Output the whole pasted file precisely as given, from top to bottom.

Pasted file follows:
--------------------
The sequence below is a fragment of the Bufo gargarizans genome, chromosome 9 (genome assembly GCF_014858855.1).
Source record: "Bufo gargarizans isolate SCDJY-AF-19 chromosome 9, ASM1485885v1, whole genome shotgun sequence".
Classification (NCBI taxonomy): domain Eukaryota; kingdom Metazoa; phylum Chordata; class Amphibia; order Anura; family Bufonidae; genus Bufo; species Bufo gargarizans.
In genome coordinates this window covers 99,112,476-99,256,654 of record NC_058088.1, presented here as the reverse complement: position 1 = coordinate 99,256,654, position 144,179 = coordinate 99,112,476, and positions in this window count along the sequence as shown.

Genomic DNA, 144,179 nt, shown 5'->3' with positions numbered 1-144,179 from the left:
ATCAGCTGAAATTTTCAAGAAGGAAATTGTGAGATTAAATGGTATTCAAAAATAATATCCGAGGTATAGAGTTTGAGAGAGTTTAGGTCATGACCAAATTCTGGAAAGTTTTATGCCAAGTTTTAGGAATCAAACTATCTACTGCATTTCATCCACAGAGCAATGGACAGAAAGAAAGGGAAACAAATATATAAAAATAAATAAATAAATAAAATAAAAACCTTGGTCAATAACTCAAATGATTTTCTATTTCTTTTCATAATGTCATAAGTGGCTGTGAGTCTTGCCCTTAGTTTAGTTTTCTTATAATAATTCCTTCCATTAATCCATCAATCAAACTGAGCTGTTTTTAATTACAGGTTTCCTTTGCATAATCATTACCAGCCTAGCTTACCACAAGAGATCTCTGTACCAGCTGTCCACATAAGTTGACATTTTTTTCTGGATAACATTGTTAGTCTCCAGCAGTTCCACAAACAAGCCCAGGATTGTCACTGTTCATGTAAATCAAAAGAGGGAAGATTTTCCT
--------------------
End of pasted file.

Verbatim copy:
The sequence below is a fragment of the Bufo gargarizans genome, chromosome 9 (genome assembly GCF_014858855.1).
Source record: "Bufo gargarizans isolate SCDJY-AF-19 chromosome 9, ASM1485885v1, whole genome shotgun sequence".
Classification (NCBI taxonomy): domain Eukaryota; kingdom Metazoa; phylum Chordata; class Amphibia; order Anura; family Bufonidae; genus Bufo; species Bufo gargarizans.
In genome coordinates this window covers 99,112,476-99,256,654 of record NC_058088.1, presented here as the reverse complement: position 1 = coordinate 99,256,654, position 144,179 = coordinate 99,112,476, and positions in this window count along the sequence as shown.

Genomic DNA, 144,179 nt, shown 5'->3' with positions numbered 1-144,179 from the left:
ATCAGCTGAAATTTTCAAGAAGGAAATTGTGAGATTAAATGGTATTCAAAAATAATATCCGAGGTATAGAGTTTGAGAGAGTTTAGGTCATGACCAAATTCTGGAAAGTTTTATGCCAAGTTTTAGGAATCAAACTATCTACTGCATTTCATCCACAGAGCAATGGACAGAAAGAAAGGGAAACAAATATATAAAAATAAATAAATAAATAAAATAAAAACCTTGGTCAATAACTCAAATGATTTTCTATTTCTTTTCATAATGTCATAAGTGGCTGTGAGTCTTGCCCTTAGTTTAGTTTTCTTATAATAATTCCTTCCATTAATCCATCAATCAAACTGAGCTGTTTTTAATTACAGGTTTCCTTTGCATAATCATTACCAGCCTAGCTTACCACAAGAGATCTCTGTACCAGCTGTCCACATAAGTTGACATTTTTTTCTGGATAACATTGTTAGTCTCCAGCAGTTCCACAAACAAGCCCAGGATTGTCACTGTTCATGTAAATCAAAAGAGGGAAGATTTTCCT